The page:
But Certificates of Need are just another Scotch-tape reform, an effort to maintain the current system by treating a symptom rather than the underlying disease. Technology is driving up the cost of health care for the same reason every other factor of care is driving up the cost the absence of the forces that discipline and even drive down prices in the rest of our economy. Only in the bizarre parallel universe of health care could limiting supply be seen as a sensible approach to keeping prices down.
THE LIMITS OF "COMPREHENSIVE" HEALTH-CARE REFORM
A wasteful insurance system; distorted incentives; a bias toward treatment; moral hazard; hidden costs and a lack of transparency; curbed competition; service to the wrong customer. These are the problems at the foundation of our health-care system, resulting in a slow rot and requiring more and more money just to keep the system from collapsing.
How would the health-care reform that's now taking shape solve these core problems? The Obama administration and Congress are still working out the details, but it looks like this generation of "comprehensive" reform will not address the underlying issues, any more than previous efforts did. Instead it will put yet more patches on the walls of an edifice that is fundamentally unsound and then build that edifice higher.
A central feature of the reform plan is the expansion of comprehensive health insurance to most of the 46 million Americans who now lack private or public insurance. Whether this would be achieved entirely through the extension of private commercial insurance at government-subsidized rates, or through the creation of a "public option," perhaps modeled on Medicare, is still being debated.
Regardless, the administration has suggested a cost to taxpayers of $1 trillion to $1.5 trillion over 10 years. That, of course, will mean another $1 trillion or more not spent on other things environment, education, nutrition, recreation. And if the history of previous attempts to expand the health safety net are any guide, that estimate will prove low.
The reform plan will also feature a variety of centrally administered initiatives designed to reduce costs and improve quality. These will likely include a major government investment to promote digitization of patient health records, an effort to collect information on best clinical practices, and changes in the way providers are paid, to better reward quality and deter wasteful spending.
All of these initiatives have some theoretical appeal. And within the confines of the current system, all may do some good. But for the most part, they simply do not address the root causes of poor quality and runaway costs.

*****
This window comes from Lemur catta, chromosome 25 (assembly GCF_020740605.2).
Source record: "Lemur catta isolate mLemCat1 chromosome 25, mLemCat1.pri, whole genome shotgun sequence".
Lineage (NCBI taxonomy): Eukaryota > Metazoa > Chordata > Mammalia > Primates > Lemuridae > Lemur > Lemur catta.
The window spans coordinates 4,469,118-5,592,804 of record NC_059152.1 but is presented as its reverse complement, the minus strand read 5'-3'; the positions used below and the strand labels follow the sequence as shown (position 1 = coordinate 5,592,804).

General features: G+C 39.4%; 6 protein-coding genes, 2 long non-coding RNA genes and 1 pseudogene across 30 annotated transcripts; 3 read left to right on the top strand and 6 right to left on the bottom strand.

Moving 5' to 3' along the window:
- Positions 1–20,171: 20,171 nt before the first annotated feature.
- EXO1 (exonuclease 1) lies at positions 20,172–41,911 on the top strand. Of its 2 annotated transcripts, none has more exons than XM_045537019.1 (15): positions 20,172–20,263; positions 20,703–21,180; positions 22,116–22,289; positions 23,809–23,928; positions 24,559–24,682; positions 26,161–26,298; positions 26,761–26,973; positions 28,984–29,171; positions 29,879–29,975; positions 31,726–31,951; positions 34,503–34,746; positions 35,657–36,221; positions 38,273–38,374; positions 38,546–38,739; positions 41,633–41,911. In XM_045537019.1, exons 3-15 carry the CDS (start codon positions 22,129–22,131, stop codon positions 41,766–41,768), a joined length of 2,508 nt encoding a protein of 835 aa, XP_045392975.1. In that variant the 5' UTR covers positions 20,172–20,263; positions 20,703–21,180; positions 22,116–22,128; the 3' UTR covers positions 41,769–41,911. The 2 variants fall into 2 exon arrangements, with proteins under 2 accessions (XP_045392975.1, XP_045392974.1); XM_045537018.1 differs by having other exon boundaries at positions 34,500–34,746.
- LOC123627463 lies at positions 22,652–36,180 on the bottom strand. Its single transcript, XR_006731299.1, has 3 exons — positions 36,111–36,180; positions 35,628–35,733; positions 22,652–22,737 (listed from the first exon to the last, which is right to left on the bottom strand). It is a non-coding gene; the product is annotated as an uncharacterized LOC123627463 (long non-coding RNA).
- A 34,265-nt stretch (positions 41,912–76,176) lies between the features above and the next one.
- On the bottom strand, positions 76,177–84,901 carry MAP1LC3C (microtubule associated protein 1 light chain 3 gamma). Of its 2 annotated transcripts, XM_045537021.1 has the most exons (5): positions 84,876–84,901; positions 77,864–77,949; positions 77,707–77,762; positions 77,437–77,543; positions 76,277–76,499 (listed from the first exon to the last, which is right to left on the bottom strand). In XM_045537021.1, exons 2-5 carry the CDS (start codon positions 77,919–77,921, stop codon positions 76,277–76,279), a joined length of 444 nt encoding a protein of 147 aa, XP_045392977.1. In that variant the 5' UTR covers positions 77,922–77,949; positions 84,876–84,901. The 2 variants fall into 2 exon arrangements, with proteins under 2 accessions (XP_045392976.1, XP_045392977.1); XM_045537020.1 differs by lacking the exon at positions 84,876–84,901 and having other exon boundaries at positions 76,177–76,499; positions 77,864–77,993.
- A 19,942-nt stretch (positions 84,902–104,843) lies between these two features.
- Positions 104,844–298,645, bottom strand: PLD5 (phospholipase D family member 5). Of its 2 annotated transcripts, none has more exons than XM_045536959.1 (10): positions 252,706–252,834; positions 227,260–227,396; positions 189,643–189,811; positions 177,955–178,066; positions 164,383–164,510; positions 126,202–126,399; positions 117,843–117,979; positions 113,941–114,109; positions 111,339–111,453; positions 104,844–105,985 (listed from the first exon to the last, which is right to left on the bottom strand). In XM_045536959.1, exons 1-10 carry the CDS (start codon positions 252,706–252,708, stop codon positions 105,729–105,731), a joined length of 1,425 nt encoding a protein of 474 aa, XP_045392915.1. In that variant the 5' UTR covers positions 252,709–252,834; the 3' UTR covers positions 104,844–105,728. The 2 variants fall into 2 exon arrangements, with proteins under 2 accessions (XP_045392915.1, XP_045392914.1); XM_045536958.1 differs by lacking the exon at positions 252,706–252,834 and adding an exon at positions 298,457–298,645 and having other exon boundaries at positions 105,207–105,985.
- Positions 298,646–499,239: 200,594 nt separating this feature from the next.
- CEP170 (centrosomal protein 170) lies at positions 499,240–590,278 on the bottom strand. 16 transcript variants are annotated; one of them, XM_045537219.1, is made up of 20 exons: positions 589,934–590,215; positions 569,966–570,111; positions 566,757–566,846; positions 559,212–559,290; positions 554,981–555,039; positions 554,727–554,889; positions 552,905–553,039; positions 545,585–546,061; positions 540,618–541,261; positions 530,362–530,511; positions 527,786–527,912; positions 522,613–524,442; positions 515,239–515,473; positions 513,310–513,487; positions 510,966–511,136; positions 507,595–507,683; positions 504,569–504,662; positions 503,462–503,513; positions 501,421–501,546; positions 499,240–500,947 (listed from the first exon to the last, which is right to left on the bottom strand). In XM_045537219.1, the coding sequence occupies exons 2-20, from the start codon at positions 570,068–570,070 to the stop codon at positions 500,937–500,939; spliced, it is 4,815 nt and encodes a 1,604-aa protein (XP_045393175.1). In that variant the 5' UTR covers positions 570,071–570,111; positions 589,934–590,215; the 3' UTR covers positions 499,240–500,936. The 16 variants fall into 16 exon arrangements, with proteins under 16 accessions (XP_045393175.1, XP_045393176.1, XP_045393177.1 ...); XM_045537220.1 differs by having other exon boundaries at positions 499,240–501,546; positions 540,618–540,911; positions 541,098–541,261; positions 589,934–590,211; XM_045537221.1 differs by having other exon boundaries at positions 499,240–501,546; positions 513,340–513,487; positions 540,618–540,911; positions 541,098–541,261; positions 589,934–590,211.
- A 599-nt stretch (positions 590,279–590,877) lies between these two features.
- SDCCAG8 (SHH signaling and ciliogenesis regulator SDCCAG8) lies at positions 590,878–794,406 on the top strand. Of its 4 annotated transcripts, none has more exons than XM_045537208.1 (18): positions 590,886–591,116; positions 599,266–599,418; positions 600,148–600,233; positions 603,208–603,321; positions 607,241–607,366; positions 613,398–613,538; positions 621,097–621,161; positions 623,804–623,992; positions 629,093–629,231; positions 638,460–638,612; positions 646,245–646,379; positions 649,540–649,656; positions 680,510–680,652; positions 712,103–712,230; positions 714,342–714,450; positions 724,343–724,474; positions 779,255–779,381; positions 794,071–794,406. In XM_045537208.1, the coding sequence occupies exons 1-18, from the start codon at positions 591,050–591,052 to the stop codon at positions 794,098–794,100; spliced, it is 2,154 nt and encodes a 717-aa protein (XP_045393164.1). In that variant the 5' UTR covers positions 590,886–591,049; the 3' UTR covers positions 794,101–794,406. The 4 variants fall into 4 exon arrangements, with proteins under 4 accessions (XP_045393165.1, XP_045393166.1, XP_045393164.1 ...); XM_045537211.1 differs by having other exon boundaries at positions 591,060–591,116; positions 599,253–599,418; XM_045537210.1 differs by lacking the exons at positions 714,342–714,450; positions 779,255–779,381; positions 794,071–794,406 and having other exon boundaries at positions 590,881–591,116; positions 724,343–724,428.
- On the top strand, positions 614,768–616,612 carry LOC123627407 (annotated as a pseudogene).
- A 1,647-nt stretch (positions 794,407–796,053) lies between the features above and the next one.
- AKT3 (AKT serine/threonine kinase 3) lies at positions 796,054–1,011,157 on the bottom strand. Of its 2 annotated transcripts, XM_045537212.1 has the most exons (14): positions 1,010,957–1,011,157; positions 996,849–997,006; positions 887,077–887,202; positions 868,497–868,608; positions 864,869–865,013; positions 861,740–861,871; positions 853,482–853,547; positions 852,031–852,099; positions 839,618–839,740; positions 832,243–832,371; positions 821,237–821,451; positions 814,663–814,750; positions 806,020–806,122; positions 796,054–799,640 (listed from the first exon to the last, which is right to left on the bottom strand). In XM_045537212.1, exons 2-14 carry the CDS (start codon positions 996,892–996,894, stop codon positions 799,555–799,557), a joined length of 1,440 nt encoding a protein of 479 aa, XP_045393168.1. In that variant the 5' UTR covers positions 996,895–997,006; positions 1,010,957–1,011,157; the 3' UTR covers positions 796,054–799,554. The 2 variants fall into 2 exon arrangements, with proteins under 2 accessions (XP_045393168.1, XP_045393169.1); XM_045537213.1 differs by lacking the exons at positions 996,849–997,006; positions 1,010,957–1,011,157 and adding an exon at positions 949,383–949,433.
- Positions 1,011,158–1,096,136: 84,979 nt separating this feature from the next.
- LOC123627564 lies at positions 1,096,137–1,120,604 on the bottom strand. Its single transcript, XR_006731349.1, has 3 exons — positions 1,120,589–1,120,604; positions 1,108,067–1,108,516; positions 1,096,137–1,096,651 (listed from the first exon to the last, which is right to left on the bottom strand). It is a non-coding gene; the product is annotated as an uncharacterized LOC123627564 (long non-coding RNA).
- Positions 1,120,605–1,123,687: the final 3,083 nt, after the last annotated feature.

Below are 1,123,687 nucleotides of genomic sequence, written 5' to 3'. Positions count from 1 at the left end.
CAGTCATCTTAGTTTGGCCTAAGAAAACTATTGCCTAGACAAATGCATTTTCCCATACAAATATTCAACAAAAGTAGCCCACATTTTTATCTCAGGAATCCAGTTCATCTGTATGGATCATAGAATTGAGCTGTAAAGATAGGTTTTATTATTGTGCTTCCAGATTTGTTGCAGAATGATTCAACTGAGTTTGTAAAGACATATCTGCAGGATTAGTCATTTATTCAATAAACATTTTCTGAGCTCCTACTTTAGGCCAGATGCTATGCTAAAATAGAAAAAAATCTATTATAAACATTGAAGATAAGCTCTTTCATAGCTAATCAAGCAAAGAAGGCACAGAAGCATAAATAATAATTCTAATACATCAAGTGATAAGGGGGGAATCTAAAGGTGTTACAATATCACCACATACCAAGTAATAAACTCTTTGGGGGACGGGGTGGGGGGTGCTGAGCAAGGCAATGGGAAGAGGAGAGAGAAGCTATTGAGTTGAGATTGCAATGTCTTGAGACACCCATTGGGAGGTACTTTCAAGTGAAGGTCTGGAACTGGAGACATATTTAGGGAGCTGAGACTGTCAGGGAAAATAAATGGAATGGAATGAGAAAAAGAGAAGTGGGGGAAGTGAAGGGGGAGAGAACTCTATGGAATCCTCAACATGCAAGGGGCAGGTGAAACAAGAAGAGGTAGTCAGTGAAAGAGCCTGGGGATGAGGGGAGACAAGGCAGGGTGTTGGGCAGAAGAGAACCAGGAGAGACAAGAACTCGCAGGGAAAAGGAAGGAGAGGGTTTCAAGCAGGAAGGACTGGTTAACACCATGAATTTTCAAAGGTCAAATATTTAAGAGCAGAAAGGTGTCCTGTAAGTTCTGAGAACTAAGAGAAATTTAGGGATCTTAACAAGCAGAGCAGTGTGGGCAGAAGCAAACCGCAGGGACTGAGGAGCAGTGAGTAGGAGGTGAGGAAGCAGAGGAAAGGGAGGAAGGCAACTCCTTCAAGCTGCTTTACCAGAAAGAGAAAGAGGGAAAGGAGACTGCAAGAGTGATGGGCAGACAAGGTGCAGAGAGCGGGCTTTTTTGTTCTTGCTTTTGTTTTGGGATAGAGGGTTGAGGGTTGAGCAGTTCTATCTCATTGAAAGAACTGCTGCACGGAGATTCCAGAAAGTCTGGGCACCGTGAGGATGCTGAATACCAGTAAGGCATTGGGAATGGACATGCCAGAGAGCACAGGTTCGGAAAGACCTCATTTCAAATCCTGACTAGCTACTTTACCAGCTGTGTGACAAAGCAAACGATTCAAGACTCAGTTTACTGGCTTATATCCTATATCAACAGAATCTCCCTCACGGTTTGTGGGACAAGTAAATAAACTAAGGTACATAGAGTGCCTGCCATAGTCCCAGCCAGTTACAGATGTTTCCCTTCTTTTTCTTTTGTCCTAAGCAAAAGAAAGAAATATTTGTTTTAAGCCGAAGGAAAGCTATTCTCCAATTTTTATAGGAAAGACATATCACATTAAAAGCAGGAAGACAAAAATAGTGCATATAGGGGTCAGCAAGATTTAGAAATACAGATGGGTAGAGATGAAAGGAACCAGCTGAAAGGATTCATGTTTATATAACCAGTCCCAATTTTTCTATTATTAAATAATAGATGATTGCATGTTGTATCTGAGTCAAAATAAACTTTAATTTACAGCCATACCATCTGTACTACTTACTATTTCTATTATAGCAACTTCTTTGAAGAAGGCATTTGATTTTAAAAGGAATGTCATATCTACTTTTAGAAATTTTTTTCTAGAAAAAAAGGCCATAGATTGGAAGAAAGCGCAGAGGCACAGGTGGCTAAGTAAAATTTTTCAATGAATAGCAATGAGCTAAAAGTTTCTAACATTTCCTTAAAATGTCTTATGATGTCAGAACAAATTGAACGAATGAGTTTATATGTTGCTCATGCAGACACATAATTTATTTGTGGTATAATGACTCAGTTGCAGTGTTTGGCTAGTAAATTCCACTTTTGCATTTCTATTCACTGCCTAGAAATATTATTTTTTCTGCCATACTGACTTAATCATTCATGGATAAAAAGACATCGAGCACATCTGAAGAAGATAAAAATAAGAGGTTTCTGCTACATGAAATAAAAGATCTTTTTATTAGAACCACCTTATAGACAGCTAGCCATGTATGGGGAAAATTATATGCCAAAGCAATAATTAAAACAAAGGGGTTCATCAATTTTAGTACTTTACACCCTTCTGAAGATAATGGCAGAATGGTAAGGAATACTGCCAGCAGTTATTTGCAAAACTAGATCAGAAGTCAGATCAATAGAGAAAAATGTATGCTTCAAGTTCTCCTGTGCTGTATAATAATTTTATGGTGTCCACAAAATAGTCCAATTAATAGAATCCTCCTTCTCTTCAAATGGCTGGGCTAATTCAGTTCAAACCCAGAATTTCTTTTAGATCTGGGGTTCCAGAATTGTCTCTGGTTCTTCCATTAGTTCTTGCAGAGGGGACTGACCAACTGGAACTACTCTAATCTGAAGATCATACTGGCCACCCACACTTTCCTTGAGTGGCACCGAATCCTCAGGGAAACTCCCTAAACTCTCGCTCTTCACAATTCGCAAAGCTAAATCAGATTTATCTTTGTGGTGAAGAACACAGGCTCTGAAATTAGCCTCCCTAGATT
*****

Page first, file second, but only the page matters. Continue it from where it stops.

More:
Consider information technology, for instance. Of course the health system could benefit from better use of IT. The Rand Corporation has estimated that the widespread use of electronic medical records would eventually yield annual savings of $81 billion, while also improving care and reducing preventable deaths, and the White House estimates that creating and spreading the technology would cost just $50 billion. But in what other industry would an investment with such a massive annual return not be funded by the industry itself? (And while $50 billion may sound like a big investment, it's only about 2 percent of the health-care industry's annual revenues.)
Technology is effective only when it's properly applied. Since most physicians and health-care companies haven't adopted electronic medical records on their own, what makes us think they will appropriately use all this new IT? Most of the benefits of the technology (record portability, a reduction in costly and dangerous clinical errors) would likely accrue to patients, not providers. In a consumer-facing industry, this alone would drive companies to make the investments to stay competitive. But of course, we patients aren't the real customers; government funding of electronic records wouldn't change that.
I hope that whatever reform is finally enacted this fall works preventing people from slipping through the cracks, raising the quality standard of the healthcare industry, and delivering all this at acceptable cost. But looking at the big picture, I fear it won't. So I think we should at least begin to debate and think about larger reforms, and a different direction if not for this round of reform, then for the next one. Politics is, of course, the art of the possible. If our health-care crisis does not abate, the possibilities for reform may expand beyond their current, tight limits.
A WAY FORWARD
The most important single step we can take toward truly reforming our system is to move away from comprehensive health insurance as the single model for financing care. And a guiding principle of any reform should be to put the consumer, not the insurer or the government, at the center of the system. I believe if the government took on the goal of better supporting consumers by bringing greater transparency and competition to the health-care industry, and by directly subsidizing those who can't afford care we'd find that consumers could buy much more of their care directly than we might initially think, and that over time we'd see better care and better service, at lower cost, as a result.
A more consumer-centered health-care system would not rely on a single form of financing for healthcare purchases; it would make use of different sorts of financing for different elements of care with routine care funded largely out of our incomes; major, predictable expenses (including much end-of-life care) funded by savings and credit; and massive, unpredictable expenses funded by insurance.